China’s recovery from pandemic lockdowns is positively impacting the sales of U.S. companies such as Procter & Gamble, Starbucks, and MGM Resorts International. As consumers in their domestic markets become more cautious with their spending, these companies highlight that China’s economic revival is boosting their overall sales.
Due to its significant population size and growing middle class, China represents an attractive market for numerous multinational corporations whose U.S. operations may have reached a mature stage. However, the country’s zero-Covid policy, which involved implementing strict measures to contain the virus, adversely affected both China’s economy and the revenue of U.S. companies that rely on selling goods or services in China.
Since relaxing the zero-Covid policy in December, China’s economy has experienced a growth rate of 4.5% in the first quarter. U.S. companies are now reporting a resurgence in demand from China, which is contributing to increased sales for these companies at a time when many U.S. consumers are reducing their spending.
However, the pace and magnitude of the recovery have not met the optimistic expectations of many investors. Most companies are still striving to surpass their pre-pandemic sales figures in China. Particularly, the travel retail sector is facing a more prolonged recovery process. Notably, Apple experienced a decline in sales in its China region, which encompasses the mainland, Hong Kong, and the nearby self-governing island of Taiwan.
According to a research note by Morgan Stanley analyst Kelly Kim, the firm’s China consumer team anticipates the recovery to unfold in three stages. Firstly, a “spring break” period from February to April, followed by a phase of summer “revenge spending” spanning from May to July. Finally, a stable recovery is expected to commence in August.
U.S.-based restaurants witnessed a return in demand in China, but their sales have not yet fully recovered to the levels seen in 2019.
Starbucks announced that its same-store sales in China increased by 3% in its most recent quarter, reversing the previous declines. However, some analysts on Wall Street had predicted a continued decline in same-store sales for Starbucks, considering China as its second-largest market.
In the preceding year, the coffee giant had suspended its annual forecast due to factors including the lockdowns in China. During that quarter, Starbucks’ same-store sales in China had declined by 23%.
Yum China, the master franchisee of Yum Brands in China, also reported an 8% growth in same-store sales during the first quarter. China represents KFC’s largest market and Pizza Hut’s second-largest.
Joey Wat, CEO of Yum China, mentioned during the company’s conference call with analysts that they had benefited from increased mobility, leading to over 40% growth in transportation and tourist-related sales. However, same-store sales at these locations in the first quarter remained 20% to 30% below the levels seen in 2019.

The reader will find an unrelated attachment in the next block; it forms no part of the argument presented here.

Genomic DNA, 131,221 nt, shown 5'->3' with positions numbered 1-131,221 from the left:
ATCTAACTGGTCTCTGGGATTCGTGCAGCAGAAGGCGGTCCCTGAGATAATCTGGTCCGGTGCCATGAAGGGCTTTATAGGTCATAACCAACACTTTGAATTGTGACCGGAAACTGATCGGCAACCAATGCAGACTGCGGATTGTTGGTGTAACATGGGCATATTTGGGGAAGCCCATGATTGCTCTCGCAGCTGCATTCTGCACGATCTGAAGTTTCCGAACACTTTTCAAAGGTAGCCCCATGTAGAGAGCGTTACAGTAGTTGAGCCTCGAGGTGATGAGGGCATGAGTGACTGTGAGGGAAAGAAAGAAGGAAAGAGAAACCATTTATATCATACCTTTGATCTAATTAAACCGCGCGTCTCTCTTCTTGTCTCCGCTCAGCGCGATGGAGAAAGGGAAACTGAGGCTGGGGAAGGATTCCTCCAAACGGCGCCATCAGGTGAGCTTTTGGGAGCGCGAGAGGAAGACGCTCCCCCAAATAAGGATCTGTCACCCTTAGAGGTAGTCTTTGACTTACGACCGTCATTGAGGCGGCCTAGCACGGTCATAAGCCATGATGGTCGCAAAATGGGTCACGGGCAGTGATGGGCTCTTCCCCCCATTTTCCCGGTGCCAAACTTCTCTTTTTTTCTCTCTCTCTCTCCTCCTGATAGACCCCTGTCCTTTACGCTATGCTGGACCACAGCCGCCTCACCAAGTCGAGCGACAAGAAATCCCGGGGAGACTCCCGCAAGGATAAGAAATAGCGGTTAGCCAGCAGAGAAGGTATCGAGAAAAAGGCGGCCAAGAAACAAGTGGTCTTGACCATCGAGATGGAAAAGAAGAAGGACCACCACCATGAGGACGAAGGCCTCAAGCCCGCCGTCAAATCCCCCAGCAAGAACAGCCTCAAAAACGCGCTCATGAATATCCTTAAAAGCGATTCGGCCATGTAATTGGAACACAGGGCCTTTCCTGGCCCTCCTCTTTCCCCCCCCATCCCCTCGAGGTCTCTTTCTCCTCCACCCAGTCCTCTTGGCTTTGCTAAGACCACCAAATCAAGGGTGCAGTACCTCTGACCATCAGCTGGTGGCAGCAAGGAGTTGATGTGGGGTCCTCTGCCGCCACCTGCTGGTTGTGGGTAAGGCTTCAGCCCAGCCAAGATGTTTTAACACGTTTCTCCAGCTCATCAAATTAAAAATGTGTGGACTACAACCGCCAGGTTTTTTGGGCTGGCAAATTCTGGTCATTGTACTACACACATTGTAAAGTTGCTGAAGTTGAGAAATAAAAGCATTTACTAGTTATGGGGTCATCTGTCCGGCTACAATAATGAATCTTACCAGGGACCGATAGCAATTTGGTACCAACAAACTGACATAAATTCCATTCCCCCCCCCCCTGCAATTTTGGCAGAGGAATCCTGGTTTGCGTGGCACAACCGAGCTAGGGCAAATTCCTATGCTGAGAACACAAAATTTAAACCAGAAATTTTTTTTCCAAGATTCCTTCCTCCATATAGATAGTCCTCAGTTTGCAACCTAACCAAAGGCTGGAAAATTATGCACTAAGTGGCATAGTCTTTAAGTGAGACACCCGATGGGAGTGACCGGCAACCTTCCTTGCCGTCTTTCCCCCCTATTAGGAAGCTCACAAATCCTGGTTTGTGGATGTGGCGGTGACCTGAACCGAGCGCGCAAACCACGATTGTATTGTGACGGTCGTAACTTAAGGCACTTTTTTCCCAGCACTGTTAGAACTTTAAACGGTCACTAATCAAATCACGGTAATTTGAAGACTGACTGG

As restrictions in China lift, Chinese consumers are once again engaging in travel, visiting theme parks, and casinos. This increase in travel and leisure spending has benefitted various U.S. companies in the early part of the year.
Disney has reported “improved financial results” at its Shanghai and Hong Kong resorts, expressing satisfaction with the rebound after pandemic closures. Macao, the world’s largest gambling hub, has experienced a surge in tourists since dropping testing requirements for inbound travelers from mainland China, Hong Kong, and Taiwan. MGM Resorts International has seen a swift return to profitability in its Chinese casinos, with foot traffic reaching pre-pandemic levels.
Airbnb’s Asia-Pacific division has witnessed significant year-over-year growth in nights and experiences booked, as China lifted travel restrictions. However, outbound recovery is expected to be gradual due to limited flight capacities. While many U.S. businesses are benefiting from China’s recovery, the travel retail sector is still awaiting a similar rebound.
Luxury skin-care brand SK-II, owned by Procter & Gamble, has observed sales bouncing back in China, except for its travel retail segment. Tapestry, the parent company of Coach, Kate Spade, and Stuart Weitzman, has noted an uptick in domestic Chinese travel, although global Chinese tourism remains below pre-pandemic levels. Coty, a beauty giant, has seen consumer traffic returning to retailers and reported strong sales at duty-free shops and tourist destinations.
Despite inventory challenges, Coty’s sales in China have surpassed previous periods, and the company’s strategic investments and product launches in the region are expected to drive market outperformance.
Overall, while there are positive signs of recovery in China for various U.S. companies, the full rebound in travel retail and global Chinese tourism is still awaited.